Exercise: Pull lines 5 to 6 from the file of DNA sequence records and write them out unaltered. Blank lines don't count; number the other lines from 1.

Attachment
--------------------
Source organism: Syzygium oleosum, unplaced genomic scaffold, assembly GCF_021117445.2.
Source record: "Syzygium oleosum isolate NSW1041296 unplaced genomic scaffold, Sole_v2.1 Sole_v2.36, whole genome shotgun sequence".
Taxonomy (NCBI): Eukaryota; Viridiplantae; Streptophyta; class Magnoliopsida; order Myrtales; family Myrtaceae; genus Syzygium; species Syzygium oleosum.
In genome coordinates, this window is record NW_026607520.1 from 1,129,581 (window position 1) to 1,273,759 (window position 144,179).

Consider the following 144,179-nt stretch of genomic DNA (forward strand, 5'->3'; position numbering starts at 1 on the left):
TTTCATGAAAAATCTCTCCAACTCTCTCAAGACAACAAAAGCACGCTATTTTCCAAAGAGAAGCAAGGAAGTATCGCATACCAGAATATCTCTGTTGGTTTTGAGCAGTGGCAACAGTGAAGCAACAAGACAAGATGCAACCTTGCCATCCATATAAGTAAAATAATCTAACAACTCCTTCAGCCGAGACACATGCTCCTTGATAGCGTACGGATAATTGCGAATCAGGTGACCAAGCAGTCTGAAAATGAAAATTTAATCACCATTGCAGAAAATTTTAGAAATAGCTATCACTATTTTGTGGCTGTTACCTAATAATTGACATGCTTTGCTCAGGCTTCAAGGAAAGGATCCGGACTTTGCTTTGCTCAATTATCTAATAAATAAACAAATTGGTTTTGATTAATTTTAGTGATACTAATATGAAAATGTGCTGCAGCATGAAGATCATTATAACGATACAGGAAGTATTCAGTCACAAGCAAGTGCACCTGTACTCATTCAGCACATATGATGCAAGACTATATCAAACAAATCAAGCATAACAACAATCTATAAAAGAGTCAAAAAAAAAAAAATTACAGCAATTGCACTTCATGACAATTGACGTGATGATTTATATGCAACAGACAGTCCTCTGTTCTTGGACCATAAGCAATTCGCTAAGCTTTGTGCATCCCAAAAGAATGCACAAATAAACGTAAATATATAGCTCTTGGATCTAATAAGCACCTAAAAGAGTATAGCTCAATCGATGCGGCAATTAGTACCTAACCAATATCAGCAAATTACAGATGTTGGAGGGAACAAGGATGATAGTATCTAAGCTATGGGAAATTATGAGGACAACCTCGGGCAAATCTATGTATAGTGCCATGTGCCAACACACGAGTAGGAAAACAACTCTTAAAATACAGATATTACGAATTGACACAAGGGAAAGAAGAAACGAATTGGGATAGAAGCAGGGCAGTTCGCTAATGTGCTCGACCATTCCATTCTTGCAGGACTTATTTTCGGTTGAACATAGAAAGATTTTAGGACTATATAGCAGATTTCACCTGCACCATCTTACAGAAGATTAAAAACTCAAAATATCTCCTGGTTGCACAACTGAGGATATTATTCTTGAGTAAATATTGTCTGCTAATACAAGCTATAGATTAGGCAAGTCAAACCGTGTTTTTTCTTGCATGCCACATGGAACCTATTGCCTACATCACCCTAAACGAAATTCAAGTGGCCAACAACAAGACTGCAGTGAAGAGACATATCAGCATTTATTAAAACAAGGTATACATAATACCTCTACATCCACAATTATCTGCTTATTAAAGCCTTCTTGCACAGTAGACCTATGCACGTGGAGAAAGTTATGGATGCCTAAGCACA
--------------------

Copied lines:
Consider the following 144,179-nt stretch of genomic DNA (forward strand, 5'->3'; position numbering starts at 1 on the left):
TTTCATGAAAAATCTCTCCAACTCTCTCAAGACAACAAAAGCACGCTATTTTCCAAAGAGAAGCAAGGAAGTATCGCATACCAGAATATCTCTGTTGGTTTTGAGCAGTGGCAACAGTGAAGCAACAAGACAAGATGCAACCTTGCCATCCATATAAGTAAAATAATCTAACAACTCCTTCAGCCGAGACACATGCTCCTTGATAGCGTACGGATAATTGCGAATCAGGTGACCAAGCAGTCTGAAAATGAAAATTTAATCACCATTGCAGAAAATTTTAGAAATAGCTATCACTATTTTGTGGCTGTTACCTAATAATTGACATGCTTTGCTCAGGCTTCAAGGAAAGGATCCGGACTTTGCTTTGCTCAATTATCTAATAAATAAACAAATTGGTTTTGATTAATTTTAGTGATACTAATATGAAAATGTGCTGCAGCATGAAGATCATTATAACGATACAGGAAGTATTCAGTCACAAGCAAGTGCACCTGTACTCATTCAGCACATATGATGCAAGACTATATCAAACAAATCAAGCATAACAACAATCTATAAAAGAGTCAAAAAAAAAAAAATTACAGCAATTGCACTTCATGACAATTGACGTGATGATTTATATGCAACAGACAGTCCTCTGTTCTTGGACCATAAGCAATTCGCTAAGCTTTGTGCATCCCAAAAGAATGCACAAATAAACGTAAATATATAGCTCTTGGATCTAATAAGCACCTAAAAGAGTATAGCTCAATCGATGCGGCAATTAGTACCTAACCAATATCAGCAAATTACAGATGTTGGAGGGAACAAGGATGATAGTATCTAAGCTATGGGAAATTATGAGGACAACCTCGGGCAAATCTATGTATAGTGCCATGTGCCAACACACGAGTAGGAAAACAACTCTTAAAATACAGATATTACGAATTGACACAAGGGAAAGAAGAAACGAATTGGGATAGAAGCAGGGCAGTTCGCTAATGTGCTCGACCATTCCATTCTTGCAGGACTTATTTTCGGTTGAACATAGAAAGATTTTAGGACTATATAGCAGATTTCACCTGCACCATCTTACAGAAGATTAAAAACTCAAAATATCTCCTGGTTGCACAACTGAGGATATTATTCTTGAGTAAATATTGTCTGCTAATACAAGCTATAGATTAGGCAAGTCAAACCGTGTTTTTTCTTGCATGCCACATGGAACCTATTGCCTACATCACCCTAAACGAAATTCAAGTGGCCAACAACAAGACTGCAGTGAAGAGACATATCAGCATTTATTAAAACAAGGTATACATAATACCTCTACATCCACAATTATCTGCTTATTAAAGCCTTCTTGCACAGTAGACCTATGCACGTGGAGAAAGTTATGGATGCCTAAGCACA